Matthew: As already mentioned, a story, or part of a story, or the seeding of a play, will come when it wants to. Sometimes this can be at a very inconvenient moment: in those last stages of the day, for example, when I’m winding down for sleep. This can necessitate the sudden writing of notes. I prefer it when something comes to me on a walk somewhere quiet, alone: the riff of a few lines, that I’ll either write down on a scrap of paper, if I have one, or try to remember. At other times, as Nabokov has noted, it’s a question of a kind of epiphany, perhaps a physical shudder, and a search for a notepad. I think my brain is probably at its sharpest in the mornings. There’s no real ritual. Life can, and does, get in the way. Walking with my thoughts is important. Normally a beach, wood, or parkland, but urban wanders can also help.

M.M.: Is there anything new planned for Horla? What can we look forward to from your writing — do you have any new projects in the works?

Matthew: My hope is that I’ll be able to keep Horla going for another year. As anyone who’s run a site will know, it can be time-consuming. Essentially, it’s my unpaid hobby. The rewards have been getting to know people and their writing, a little, around the world. In terms of my own writing, I’m editing an intended collection of stories which I hope will be published in due course. Separate from that, I’m halfway through writing a themed collection of dark tales. I also have the outline of a play which – if written – will complete a thematic trilogy of plays connected with Wales. A short novel and an editing collaboration are also in the mix. That sounds a lot: I hope I can get everything done!

M.M.: Thank you so much for your time, Matthew. I look forward to reading whatever you have in store for us next, as well as the work of writers you publish in Horla.

Matthew G. Rees grew up in a Welsh family in the border country between Wales and England known as the Marches. He trained as a journalist and worked for ten years on newspapers in the UK. Later he entered teaching which included a period in Moscow. During a varied life, other diverse employment has included time as a night-shift cab driver. He is the author of the story collections Smoke House & Other Stories and Keyhole, the novelette Type, and the short story chapbooks The Word and The Tip. Two plays by him, Dragonfly and Sand Dancer, have been performed professionally. He has a PhD in Creative Writing from the University of Swansea. More about him and his books and how to obtain them can be found at:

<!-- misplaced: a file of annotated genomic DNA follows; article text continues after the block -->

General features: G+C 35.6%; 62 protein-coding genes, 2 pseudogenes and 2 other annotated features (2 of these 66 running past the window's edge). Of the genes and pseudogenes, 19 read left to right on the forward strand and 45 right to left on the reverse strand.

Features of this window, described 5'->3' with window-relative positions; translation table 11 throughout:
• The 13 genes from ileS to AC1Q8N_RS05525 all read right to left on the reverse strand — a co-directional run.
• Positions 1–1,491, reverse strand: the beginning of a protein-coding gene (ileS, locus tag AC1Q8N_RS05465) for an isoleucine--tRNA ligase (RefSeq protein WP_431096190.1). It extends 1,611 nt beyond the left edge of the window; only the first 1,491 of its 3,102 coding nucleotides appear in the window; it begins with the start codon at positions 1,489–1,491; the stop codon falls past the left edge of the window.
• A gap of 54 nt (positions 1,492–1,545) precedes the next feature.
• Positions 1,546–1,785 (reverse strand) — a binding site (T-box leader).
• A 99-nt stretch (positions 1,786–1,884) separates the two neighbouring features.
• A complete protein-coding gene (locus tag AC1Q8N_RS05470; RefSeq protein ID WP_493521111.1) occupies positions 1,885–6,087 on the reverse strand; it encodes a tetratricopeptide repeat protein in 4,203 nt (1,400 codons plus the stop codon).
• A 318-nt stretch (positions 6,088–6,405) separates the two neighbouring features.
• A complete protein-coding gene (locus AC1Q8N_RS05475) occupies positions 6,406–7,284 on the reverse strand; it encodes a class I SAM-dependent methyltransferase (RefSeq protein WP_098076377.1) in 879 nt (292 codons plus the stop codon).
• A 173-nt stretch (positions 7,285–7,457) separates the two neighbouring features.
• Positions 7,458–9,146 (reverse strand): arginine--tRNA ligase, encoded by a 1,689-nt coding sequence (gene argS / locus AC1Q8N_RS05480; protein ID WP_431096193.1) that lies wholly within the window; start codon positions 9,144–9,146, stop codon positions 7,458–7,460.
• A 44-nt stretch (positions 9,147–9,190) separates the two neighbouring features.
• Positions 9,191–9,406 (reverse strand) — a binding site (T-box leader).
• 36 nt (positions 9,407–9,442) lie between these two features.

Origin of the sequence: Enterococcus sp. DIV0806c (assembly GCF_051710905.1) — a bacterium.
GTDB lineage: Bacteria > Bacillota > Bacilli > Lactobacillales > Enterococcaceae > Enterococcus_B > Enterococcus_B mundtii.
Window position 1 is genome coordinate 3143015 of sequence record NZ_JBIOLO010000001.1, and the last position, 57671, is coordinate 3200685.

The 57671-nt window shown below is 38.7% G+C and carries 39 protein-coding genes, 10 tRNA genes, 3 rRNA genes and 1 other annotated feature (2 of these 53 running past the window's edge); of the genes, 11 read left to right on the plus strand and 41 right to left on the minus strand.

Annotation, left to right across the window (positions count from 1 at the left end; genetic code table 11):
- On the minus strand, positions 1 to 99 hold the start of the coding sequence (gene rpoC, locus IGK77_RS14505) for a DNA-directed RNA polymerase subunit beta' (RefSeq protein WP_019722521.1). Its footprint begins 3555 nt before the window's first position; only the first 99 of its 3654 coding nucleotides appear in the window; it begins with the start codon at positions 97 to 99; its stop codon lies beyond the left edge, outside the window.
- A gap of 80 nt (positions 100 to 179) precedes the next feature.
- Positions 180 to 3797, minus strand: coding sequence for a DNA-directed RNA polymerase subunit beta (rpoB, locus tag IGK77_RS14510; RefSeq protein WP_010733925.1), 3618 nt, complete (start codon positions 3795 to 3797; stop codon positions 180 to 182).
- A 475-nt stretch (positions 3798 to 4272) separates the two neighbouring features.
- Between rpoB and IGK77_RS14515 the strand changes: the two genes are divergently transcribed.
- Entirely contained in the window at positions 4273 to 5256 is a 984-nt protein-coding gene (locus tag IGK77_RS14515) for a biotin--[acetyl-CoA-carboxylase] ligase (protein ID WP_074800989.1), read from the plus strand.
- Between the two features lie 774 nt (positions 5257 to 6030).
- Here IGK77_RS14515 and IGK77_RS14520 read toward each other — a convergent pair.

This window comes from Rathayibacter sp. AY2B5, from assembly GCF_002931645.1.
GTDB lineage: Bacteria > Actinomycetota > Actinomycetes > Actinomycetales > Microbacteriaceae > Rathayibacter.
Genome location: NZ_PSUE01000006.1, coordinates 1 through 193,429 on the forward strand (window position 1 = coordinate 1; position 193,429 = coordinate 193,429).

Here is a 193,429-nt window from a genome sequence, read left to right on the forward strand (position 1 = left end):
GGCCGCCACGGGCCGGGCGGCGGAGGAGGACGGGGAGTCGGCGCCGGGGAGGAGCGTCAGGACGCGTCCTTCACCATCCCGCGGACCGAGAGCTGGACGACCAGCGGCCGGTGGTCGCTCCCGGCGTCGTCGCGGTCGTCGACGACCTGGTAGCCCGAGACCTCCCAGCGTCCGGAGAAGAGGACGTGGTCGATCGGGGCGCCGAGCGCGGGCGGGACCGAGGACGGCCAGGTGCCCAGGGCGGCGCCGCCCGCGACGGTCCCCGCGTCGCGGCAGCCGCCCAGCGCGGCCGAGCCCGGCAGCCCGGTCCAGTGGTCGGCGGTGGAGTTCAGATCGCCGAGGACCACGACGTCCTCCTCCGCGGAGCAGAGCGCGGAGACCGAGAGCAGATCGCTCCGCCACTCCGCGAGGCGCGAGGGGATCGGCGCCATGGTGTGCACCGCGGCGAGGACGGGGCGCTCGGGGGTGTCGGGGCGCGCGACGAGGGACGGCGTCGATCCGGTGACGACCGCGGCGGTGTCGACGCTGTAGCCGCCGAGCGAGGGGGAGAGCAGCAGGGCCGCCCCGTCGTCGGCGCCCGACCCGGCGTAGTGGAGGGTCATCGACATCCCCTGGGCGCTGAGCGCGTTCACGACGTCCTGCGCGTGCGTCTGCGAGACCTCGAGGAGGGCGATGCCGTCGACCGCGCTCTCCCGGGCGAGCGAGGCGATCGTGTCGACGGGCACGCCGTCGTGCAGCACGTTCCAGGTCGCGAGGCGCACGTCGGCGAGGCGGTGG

his website www.matthewgrees.com He is on Facebook
He edits the website Horla at www.horla.org

All photos/images ©, provided by Matthew G. Rees

MONTBRETIA

(the lucifer flower) a poem
M.M. MacLeod

Eyes so dark they penetrate
the minds of those who look
his way, his smile dazzles
all who witness

His sneer beneath
the façade

Befriends you all, and knows it all
he, the kindest friend
But what kind of man wears shiny skin
atop the

burnt and mottled
leather dermis

A furnace burns beneath his cool,
cool carriage
Not fooled, I pity she who
falls into such marriage

So convenient
to his masquerade

He roams the globe by flight and trek
he knows you.
He plants seeds of mild darkness,
the blooms so sweet 

Hidden are the thorns
and the horns

M.M. MacLeod writes horror, suspense fiction, and poetry in Hamilton, ON, Canada.

Interview with Ed Ahern

M.M. MacLeod presents a Q&A with writer and editor Ed Ahern.

Ed Ahern resumed writing after forty odd years in foreign intelligence and international sales. He has had over three hundred stories and poems published so far, and six books. Ed works the other side of writing at Bewildering Stories, where he sits on the review board and manages a posse of six review editors.
Find Ed on Twitter, Facebook, and Instagram

M.M.: Welcome, Ed. Let us start off with a couple of questions that spring to mind from reading your bio. You mention a return to writing after four decades.
– Going back to those early years, did you aspire to be a writer then, and if so, what changed your course? 

E.A.: A high school English teacher thought I wasn’t illiterate and moved me into AP English courses, which in turn got me working part-time and slightly illegally for weekly newspapers doing exciting work like writing obits. On entering university I knew that if I wanted to both write and eat I needed to get a day job, and majored in print journalism.

– The career path you did take sounds intriguing. Can you tell us a bit about that? Do those experiences sometimes show up in your writing?

E.A.: I think most writers have a process of unconscious osmosis, where experiences and emotions seep out onto the page, often in forms we don’t recognize as memory. There was a very long detour absorbing life before I started writing creatively. I was in chronological order: student, Naval officer (specialties diving and bomb disarming), reporter(Providence Journal), intelligence agent (Germany and Japan) paper sales executive (eventually marketing director), retired for one day, paper sales executive, different company, retired again, now writing fiction, poetry, and the very occasional essay.

M.M.: You write horror stories, and sometimes retellings of fairy tales. Is there a connection? Do you think fairy tales were some of the earliest horror stories?